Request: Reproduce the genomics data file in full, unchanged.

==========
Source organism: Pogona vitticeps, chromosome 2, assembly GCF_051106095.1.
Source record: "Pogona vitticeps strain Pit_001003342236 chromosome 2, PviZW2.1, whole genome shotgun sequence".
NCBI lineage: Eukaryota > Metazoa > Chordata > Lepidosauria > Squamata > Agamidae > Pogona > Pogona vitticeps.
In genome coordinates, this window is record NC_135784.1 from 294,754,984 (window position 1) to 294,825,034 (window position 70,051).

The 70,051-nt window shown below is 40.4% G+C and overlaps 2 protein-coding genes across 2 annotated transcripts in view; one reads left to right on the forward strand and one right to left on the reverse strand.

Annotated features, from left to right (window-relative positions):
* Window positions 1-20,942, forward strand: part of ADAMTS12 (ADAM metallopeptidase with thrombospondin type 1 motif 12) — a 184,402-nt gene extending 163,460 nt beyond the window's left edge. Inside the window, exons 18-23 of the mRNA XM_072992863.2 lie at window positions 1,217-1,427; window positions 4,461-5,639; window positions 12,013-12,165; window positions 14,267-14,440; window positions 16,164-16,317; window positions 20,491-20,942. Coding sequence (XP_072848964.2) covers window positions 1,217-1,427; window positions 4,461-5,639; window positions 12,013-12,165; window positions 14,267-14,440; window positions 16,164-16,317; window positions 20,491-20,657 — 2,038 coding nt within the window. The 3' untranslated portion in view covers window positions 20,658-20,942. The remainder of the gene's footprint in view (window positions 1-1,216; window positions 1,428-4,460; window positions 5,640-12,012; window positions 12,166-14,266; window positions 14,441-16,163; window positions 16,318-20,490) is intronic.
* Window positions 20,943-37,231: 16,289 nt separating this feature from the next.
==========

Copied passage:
Source organism: Pogona vitticeps, chromosome 2, assembly GCF_051106095.1.
Source record: "Pogona vitticeps strain Pit_001003342236 chromosome 2, PviZW2.1, whole genome shotgun sequence".
NCBI lineage: Eukaryota > Metazoa > Chordata > Lepidosauria > Squamata > Agamidae > Pogona > Pogona vitticeps.
In genome coordinates, this window is record NC_135784.1 from 294,754,984 (window position 1) to 294,825,034 (window position 70,051).

The 70,051-nt window shown below is 40.4% G+C and overlaps 2 protein-coding genes across 2 annotated transcripts in view; one reads left to right on the forward strand and one right to left on the reverse strand.

Annotated features, from left to right (window-relative positions):
* Window positions 1-20,942, forward strand: part of ADAMTS12 (ADAM metallopeptidase with thrombospondin type 1 motif 12) — a 184,402-nt gene extending 163,460 nt beyond the window's left edge. Inside the window, exons 18-23 of the mRNA XM_072992863.2 lie at window positions 1,217-1,427; window positions 4,461-5,639; window positions 12,013-12,165; window positions 14,267-14,440; window positions 16,164-16,317; window positions 20,491-20,942. Coding sequence (XP_072848964.2) covers window positions 1,217-1,427; window positions 4,461-5,639; window positions 12,013-12,165; window positions 14,267-14,440; window positions 16,164-16,317; window positions 20,491-20,657 — 2,038 coding nt within the window. The 3' untranslated portion in view covers window positions 20,658-20,942. The remainder of the gene's footprint in view (window positions 1-1,216; window positions 1,428-4,460; window positions 5,640-12,012; window positions 12,166-14,266; window positions 14,441-16,163; window positions 16,318-20,490) is intronic.
* Window positions 20,943-37,231: 16,289 nt separating this feature from the next.